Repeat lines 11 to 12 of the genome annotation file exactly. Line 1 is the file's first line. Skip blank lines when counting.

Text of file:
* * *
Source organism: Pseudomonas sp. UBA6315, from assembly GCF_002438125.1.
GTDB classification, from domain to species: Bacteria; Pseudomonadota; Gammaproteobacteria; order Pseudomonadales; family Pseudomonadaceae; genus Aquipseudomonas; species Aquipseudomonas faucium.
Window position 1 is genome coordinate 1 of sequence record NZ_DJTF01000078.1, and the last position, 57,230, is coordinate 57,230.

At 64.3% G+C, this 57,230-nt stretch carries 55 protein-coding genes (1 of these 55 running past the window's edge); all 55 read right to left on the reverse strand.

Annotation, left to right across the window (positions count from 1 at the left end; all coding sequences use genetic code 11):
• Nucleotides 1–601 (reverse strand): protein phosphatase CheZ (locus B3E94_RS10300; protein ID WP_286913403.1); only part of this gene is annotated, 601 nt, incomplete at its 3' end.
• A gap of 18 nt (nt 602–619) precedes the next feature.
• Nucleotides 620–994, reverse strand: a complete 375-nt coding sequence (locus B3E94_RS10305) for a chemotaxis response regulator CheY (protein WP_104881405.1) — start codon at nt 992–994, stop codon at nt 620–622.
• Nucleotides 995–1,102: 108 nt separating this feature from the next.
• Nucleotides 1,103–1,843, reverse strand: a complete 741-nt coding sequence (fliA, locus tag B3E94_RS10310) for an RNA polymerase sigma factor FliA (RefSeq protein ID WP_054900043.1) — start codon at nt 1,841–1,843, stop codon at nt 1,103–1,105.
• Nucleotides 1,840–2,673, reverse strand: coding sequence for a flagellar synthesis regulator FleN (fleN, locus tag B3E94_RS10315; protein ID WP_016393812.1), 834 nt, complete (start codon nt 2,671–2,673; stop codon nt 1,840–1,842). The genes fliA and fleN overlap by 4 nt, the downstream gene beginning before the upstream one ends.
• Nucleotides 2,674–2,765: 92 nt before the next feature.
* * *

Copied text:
• Nucleotides 1,840–2,673, reverse strand: coding sequence for a flagellar synthesis regulator FleN (fleN, locus tag B3E94_RS10315; protein ID WP_016393812.1), 834 nt, complete (start codon nt 2,671–2,673; stop codon nt 1,840–1,842). The genes fliA and fleN overlap by 4 nt, the downstream gene beginning before the upstream one ends.
• Nucleotides 2,674–2,765: 92 nt before the next feature.